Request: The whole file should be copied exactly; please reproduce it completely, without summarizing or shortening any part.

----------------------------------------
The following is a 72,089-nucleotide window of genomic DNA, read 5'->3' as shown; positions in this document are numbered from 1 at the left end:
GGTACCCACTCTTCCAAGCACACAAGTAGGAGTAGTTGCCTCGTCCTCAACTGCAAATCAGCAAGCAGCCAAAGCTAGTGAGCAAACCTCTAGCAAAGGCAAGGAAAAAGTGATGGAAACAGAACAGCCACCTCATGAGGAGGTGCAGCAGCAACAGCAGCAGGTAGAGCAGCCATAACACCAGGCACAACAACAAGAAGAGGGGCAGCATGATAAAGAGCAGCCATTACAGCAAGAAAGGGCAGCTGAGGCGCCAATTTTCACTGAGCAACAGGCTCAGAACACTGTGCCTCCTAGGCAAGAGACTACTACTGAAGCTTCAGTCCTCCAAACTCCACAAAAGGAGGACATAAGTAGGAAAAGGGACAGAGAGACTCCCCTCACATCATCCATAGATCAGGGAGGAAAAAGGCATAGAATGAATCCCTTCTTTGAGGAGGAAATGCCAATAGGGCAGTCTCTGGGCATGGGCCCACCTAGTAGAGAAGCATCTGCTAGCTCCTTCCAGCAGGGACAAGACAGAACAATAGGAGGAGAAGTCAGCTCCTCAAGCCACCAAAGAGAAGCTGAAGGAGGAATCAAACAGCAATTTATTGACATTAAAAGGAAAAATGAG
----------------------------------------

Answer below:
The following is a 72,089-nucleotide window of genomic DNA, read 5'->3' as shown; positions in this document are numbered from 1 at the left end:
GGTACCCACTCTTCCAAGCACACAAGTAGGAGTAGTTGCCTCGTCCTCAACTGCAAATCAGCAAGCAGCCAAAGCTAGTGAGCAAACCTCTAGCAAAGGCAAGGAAAAAGTGATGGAAACAGAACAGCCACCTCATGAGGAGGTGCAGCAGCAACAGCAGCAGGTAGAGCAGCCATAACACCAGGCACAACAACAAGAAGAGGGGCAGCATGATAAAGAGCAGCCATTACAGCAAGAAAGGGCAGCTGAGGCGCCAATTTTCACTGAGCAACAGGCTCAGAACACTGTGCCTCCTAGGCAAGAGACTACTACTGAAGCTTCAGTCCTCCAAACTCCACAAAAGGAGGACATAAGTAGGAAAAGGGACAGAGAGACTCCCCTCACATCATCCATAGATCAGGGAGGAAAAAGGCATAGAATGAATCCCTTCTTTGAGGAGGAAATGCCAATAGGGCAGTCTCTGGGCATGGGCCCACCTAGTAGAGAAGCATCTGCTAGCTCCTTCCAGCAGGGACAAGACAGAACAATAGGAGGAGAAGTCAGCTCCTCAAGCCACCAAAGAGAAGCTGAAGGAGGAATCAAACAGCAATTTATTGACATTAAAAGGAAAAATGAG